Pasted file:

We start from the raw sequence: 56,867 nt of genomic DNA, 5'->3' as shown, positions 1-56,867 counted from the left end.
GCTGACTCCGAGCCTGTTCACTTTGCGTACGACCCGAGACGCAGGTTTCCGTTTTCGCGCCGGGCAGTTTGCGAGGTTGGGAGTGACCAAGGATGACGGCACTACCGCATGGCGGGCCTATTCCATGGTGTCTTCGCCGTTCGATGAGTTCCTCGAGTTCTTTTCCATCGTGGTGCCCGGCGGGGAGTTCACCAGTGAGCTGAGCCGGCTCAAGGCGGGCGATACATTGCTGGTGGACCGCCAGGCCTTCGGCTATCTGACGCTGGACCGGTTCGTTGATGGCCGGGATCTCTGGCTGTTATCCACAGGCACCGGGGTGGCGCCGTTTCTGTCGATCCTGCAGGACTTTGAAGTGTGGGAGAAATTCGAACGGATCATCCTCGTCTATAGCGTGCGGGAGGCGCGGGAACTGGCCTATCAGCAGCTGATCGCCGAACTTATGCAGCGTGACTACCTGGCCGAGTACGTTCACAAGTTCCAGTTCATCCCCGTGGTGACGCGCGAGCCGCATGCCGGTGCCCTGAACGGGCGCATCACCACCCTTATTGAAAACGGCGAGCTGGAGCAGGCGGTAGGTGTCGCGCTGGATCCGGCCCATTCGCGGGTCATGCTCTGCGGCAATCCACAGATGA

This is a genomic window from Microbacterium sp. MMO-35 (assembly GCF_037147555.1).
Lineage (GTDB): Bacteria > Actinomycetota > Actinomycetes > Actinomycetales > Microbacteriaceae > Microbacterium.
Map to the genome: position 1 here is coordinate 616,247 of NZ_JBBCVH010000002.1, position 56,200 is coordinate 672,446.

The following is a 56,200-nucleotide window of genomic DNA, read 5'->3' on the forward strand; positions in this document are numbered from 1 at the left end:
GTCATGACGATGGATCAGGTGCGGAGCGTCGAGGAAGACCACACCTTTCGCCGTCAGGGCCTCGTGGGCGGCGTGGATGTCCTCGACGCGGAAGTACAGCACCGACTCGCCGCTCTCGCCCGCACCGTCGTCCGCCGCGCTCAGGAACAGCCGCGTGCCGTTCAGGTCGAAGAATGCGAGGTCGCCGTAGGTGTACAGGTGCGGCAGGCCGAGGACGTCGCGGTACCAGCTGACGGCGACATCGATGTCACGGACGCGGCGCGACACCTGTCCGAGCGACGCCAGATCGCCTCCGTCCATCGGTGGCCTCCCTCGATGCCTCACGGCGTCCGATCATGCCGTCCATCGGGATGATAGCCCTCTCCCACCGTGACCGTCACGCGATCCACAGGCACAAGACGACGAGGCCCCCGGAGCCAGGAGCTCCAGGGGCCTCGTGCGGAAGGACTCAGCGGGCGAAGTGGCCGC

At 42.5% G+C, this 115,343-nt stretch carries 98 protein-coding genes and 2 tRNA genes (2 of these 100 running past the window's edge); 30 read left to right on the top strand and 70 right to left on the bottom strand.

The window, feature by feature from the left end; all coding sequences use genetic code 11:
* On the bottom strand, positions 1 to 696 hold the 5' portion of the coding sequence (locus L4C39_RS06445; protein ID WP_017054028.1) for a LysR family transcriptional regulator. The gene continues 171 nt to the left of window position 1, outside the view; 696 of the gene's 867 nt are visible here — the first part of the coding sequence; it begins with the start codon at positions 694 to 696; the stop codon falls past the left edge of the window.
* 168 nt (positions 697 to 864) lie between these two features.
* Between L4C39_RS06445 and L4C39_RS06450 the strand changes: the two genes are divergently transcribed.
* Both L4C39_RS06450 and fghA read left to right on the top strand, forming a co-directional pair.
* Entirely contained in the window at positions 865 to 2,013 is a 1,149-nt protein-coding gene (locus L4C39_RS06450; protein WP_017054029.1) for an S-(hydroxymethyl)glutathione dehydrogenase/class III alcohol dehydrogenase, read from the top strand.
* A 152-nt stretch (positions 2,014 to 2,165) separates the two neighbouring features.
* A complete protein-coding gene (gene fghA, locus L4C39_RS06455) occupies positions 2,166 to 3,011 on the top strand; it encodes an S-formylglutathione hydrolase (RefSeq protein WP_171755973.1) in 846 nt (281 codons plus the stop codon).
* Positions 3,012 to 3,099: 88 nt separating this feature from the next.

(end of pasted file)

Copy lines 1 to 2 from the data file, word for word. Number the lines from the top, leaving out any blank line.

We start from the raw sequence: 56,867 nt of genomic DNA, 5'->3' as shown, positions 1-56,867 counted from the left end.
GCTGACTCCGAGCCTGTTCACTTTGCGTACGACCCGAGACGCAGGTTTCCGTTTTCGCGCCGGGCAGTTTGCGAGGTTGGGAGTGACCAAGGATGACGGCACTACCGCATGGCGGGCCTATTCCATGGTGTCTTCGCCGTTCGATGAGTTCCTCGAGTTCTTTTCCATCGTGGTGCCCGGCGGGGAGTTCACCAGTGAGCTGAGCCGGCTCAAGGCGGGCGATACATTGCTGGTGGACCGCCAGGCCTTCGGCTATCTGACGCTGGACCGGTTCGTTGATGGCCGGGATCTCTGGCTGTTATCCACAGGCACCGGGGTGGCGCCGTTTCTGTCGATCCTGCAGGACTTTGAAGTGTGGGAGAAATTCGAACGGATCATCCTCGTCTATAGCGTGCGGGAGGCGCGGGAACTGGCCTATCAGCAGCTGATCGCCGAACTTATGCAGCGTGACTACCTGGCCGAGTACGTTCACAAGTTCCAGTTCATCCCCGTGGTGACGCGCGAGCCGCATGCCGGTGCCCTGAACGGGCGCATCACCACCCTTATTGAAAACGGCGAGCTGGAGCAGGCGGTAGGTGTCGCGCTGGATCCGGCCCATTCGCGGGTCATGCTCTGCGGCAATCCACAGATGA